With the importance of the census count in mind, we are proud to award a total of $287,000 to organizations committed to a fair and accurate count of all residents of the DMV. The organizations listed below are focusing on a variety of communities in our region, including people living with disabilities, communities of color, returning citizens, and more. These organizations also work with communities across the Greater Washington region, including DC, Montgomery County, Prince George’s County, and Northern Virginia. We encourage you to read below to learn not only which organizations we funded, but also how they specifically plan to encourage historically undercounted communities to participate in the census and be heard.

Donors to the 2020 Count DMV In Census Project include Bainum Family Foundation, the Bauman Foundation, Consumer Health Foundation, Eugene & Agnes E. Meyer Foundation, United Way of the National Capital Area, and Weissberg Foundation. The Greater Washington Community Foundation administers grants on behalf of the project and conducted a rigorous application review process to vet grantee organizations for funding.

2020 Count DMV In Census Project Grant Recipients

Arc of the District of Columbia, Inc. to engage and educate people living with disabilities to complete the census with appropriate and accessible supports in place.

Asian American LEAD (AALEAD) to support efforts in Northern Virginia and Montgomery County to reach hard-to-count Asian-Pacific American populations.

CASA de Maryland, Inc. to support a census outreach program specifically promoting the participation of low-income immigrants and Latinx families in Northern Virginia.

DC Action for Children to engage children as youth ambassadors to convince families, friends, and neighbors to complete the 2020 census form and ensure that all people living in their household are counted.

District of Columbia Baptist Convention to support residents served by District of Columbia Baptist Convention’s interfaith member congregations in the DMV region through educational and awareness campaigns.

Edu-Futuro to reach hard-to-count Latinx populations in the DMV region through Linea Directa, a half-hour Spanish language program focusing on the importance of participating in the census. 

Ethiopian Community Center, Inc. to ensure that newly arrived African-immigrant residents in Montgomery County, MD have the information and support they need to participate fully in the 2020 census, by engaging individuals and families with limited English proficiency.

Greater Washington Urban League to fulfill the needs of census outreach and participation for people of color in the District, specifically wards 5, 7, and 8.

Justice for Muslims Collective (Defending Rights and Dissent Inc.) to engage Arab, Middle East Muslim, and South Asian (AMEMSA) communities and businesses through outreach and awareness building in the DMV region.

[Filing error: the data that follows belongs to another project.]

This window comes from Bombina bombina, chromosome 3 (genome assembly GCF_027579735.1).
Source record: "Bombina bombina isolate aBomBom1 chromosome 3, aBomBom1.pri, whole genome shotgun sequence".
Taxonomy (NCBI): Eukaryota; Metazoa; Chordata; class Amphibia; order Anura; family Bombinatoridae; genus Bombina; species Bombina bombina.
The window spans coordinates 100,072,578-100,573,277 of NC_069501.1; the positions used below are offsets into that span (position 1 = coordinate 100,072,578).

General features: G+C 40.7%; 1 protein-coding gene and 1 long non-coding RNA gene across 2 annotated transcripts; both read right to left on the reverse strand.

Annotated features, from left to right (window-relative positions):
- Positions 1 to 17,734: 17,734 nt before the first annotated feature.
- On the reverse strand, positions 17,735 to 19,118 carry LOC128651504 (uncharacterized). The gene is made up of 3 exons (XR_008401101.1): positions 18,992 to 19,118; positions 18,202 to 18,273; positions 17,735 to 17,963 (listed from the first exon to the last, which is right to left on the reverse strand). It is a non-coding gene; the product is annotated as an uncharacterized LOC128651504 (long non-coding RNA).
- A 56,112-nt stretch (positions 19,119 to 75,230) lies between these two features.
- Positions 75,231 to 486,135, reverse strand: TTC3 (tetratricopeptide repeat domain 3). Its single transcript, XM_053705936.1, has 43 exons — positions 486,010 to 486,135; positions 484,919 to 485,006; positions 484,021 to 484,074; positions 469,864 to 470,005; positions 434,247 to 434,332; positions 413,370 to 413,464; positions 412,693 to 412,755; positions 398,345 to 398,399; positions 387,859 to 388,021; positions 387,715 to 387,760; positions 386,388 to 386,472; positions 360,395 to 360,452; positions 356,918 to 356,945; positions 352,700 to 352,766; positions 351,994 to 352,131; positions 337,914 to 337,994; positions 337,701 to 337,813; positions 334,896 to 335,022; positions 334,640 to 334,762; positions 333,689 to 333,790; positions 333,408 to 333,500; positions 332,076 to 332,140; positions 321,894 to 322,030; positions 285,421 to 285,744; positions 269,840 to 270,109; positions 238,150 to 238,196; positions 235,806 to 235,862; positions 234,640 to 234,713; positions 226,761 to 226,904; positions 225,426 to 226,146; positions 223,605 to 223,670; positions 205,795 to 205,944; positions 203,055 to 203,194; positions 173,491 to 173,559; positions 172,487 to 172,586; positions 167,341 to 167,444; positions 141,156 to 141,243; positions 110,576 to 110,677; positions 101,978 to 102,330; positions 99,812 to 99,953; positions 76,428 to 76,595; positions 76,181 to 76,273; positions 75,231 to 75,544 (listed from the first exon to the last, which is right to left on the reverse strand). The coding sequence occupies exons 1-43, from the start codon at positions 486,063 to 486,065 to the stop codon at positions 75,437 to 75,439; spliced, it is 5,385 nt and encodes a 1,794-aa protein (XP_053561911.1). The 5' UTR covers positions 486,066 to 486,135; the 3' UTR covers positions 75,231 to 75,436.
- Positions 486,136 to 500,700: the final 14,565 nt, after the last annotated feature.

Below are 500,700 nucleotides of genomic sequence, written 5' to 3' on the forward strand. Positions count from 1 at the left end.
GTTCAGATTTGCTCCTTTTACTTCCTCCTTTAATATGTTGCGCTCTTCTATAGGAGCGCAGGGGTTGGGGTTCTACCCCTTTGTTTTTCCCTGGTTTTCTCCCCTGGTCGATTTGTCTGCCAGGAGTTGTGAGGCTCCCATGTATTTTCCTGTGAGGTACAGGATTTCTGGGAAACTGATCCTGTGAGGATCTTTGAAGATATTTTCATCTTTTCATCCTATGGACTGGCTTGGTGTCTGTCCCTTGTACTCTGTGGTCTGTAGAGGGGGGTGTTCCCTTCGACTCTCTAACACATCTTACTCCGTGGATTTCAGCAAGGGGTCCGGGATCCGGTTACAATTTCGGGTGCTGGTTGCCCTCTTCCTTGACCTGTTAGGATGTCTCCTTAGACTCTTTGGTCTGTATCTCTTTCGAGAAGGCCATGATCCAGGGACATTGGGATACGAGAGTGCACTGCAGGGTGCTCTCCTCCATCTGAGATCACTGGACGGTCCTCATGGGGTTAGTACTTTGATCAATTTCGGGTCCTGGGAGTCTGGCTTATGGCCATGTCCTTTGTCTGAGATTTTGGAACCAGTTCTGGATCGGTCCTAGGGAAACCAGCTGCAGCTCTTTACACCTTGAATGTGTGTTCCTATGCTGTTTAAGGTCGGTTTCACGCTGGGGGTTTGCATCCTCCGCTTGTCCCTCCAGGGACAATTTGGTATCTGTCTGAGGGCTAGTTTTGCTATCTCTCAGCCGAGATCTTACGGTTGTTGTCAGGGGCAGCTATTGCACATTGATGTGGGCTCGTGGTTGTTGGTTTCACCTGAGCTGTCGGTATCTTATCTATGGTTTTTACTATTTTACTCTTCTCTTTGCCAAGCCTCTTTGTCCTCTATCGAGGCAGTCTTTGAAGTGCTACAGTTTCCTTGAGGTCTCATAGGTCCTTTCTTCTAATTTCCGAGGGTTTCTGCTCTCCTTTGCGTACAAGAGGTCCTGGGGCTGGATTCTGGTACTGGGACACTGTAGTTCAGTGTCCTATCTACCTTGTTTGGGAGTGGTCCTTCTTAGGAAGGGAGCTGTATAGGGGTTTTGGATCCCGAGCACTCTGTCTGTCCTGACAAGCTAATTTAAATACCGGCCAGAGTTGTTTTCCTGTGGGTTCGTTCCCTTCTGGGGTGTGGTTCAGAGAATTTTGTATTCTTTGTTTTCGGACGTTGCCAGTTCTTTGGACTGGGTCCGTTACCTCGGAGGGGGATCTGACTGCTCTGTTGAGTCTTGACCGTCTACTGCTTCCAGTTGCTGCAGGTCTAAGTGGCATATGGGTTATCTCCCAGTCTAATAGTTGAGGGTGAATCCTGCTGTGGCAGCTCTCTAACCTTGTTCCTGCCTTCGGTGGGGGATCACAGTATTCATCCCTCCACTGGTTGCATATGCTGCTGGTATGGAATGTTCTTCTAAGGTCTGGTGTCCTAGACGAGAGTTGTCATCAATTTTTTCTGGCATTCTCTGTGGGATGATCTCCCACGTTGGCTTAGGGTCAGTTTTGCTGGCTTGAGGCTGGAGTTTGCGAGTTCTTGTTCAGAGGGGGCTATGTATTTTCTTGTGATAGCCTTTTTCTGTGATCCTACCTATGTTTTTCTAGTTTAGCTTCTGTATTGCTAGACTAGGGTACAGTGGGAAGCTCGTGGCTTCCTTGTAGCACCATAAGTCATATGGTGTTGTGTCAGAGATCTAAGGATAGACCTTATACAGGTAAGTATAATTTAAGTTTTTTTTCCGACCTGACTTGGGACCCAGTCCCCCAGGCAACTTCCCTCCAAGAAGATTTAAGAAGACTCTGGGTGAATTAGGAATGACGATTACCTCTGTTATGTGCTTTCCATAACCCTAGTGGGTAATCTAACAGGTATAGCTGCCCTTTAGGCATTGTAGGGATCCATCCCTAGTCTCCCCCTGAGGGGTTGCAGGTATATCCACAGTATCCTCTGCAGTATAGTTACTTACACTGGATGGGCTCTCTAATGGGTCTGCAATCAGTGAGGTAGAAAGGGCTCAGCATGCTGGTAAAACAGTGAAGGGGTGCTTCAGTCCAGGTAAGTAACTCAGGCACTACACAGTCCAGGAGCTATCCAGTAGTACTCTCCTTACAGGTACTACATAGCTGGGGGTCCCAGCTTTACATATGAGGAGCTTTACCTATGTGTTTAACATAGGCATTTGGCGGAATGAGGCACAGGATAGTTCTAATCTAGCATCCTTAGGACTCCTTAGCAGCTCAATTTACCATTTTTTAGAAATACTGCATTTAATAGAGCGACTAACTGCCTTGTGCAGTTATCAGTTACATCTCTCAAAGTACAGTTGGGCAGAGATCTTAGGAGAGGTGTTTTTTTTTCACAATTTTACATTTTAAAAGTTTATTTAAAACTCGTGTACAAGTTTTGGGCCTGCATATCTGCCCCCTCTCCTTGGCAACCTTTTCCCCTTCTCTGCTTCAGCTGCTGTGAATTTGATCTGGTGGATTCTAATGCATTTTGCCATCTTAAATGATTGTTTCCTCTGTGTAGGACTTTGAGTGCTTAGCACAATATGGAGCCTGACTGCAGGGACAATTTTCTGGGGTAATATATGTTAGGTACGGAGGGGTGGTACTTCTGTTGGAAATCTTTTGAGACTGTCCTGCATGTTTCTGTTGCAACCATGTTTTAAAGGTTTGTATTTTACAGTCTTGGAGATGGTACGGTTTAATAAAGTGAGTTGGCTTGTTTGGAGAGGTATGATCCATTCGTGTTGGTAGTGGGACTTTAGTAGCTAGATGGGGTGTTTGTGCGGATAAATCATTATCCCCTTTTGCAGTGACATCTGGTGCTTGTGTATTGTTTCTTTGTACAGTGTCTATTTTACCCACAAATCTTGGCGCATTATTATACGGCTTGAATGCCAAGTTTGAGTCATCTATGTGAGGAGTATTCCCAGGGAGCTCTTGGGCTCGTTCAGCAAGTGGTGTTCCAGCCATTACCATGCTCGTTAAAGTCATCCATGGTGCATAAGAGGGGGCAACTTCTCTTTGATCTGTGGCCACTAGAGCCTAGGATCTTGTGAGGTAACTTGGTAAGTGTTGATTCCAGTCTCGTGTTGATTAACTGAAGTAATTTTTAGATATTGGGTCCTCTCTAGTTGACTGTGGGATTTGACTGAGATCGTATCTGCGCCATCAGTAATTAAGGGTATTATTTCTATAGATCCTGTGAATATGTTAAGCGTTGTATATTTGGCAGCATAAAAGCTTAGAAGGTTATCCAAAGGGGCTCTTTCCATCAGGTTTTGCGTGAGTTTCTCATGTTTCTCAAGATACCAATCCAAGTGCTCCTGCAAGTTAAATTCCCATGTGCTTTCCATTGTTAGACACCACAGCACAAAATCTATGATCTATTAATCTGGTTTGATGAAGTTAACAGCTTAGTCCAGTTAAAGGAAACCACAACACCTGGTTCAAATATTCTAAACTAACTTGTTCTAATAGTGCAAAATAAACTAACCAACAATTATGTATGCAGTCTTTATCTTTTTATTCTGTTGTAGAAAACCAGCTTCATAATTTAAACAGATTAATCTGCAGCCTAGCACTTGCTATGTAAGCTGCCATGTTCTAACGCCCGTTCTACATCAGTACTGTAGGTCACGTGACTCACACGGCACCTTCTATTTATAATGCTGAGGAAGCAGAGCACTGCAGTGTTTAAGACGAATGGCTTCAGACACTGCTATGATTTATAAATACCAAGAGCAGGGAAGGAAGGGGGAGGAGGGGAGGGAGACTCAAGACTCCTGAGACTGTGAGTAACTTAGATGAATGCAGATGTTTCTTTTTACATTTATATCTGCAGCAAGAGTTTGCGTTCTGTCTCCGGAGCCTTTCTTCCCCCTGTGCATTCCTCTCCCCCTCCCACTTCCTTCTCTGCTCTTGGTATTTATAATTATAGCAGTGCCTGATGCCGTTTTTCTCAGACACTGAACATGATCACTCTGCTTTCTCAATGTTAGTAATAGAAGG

La Clinica del Pueblo (Promotores) to support promotoras de salud (community health workers) who will conduct education and outreach to hard-to-reach Latinx populations to encourage participation in the 2020 census.

Latino Economic Development Corporation to educate and reach out to small businesses in DC on the importance of the census.

Montgomery College Foundation - Robert E. Parilla Performing Arts Center to support student ambassadors at Montgomery College to engage in strategic outreach in hard-to-count communities in Montgomery County, MD.

National Korean American Service and Education Consortium Inc. to support outreach activities including education and raising awareness of the census within the Asian American and Pacific Islander community in Northern Virginia.

Prince George’s County Children’s Resource Center to advance census work in Prince George’s County to engage families and children ages 0-5.

Progressive Maryland Education Fund to engage low-income residents and communities of color in Prince George’s County on their participation in the 2020 census.

Restaurant Opportunities Centers ROC United, Inc. to support ROC DC’s efforts to incorporate census work in its outreach and education programs designed for low-wage restaurant workers.

Seabury Resources for Aging to support outreach to low- to moderate-income older adults in DC and Silver Spring, MD.

United Planning Organization to host information sessions for participants in their training programs for people of color in wards 5,7, and 8 and encourage students in its employment training programs to apply for positions in support of the census. 

Virginia Coalition for Immigrant Rights Inc. to support outreach efforts in Northern Virginia, specifically to Latinx, Asian, and African immigrant communities.

Virginians Organized for Interfaith Community Engagement to support outreach efforts to communities of color and immigrant communities in Northern Virginia.

The Impact of the City Fund's Investments in DC

By Tonia Wellons, Interim President and CEO

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Imagine someone gave you $15 million to invest in local programs to help improve lives. Where would you invest those dollars? What information would you need to help make those decisions? How would you know if that $15 million was well spent?

While this sounds like a fantasy scenario for a foundation, these are some of the hard questions the Greater Washington Community Foundation had to ask when the District of Columbia entrusted us to lead the City Fund.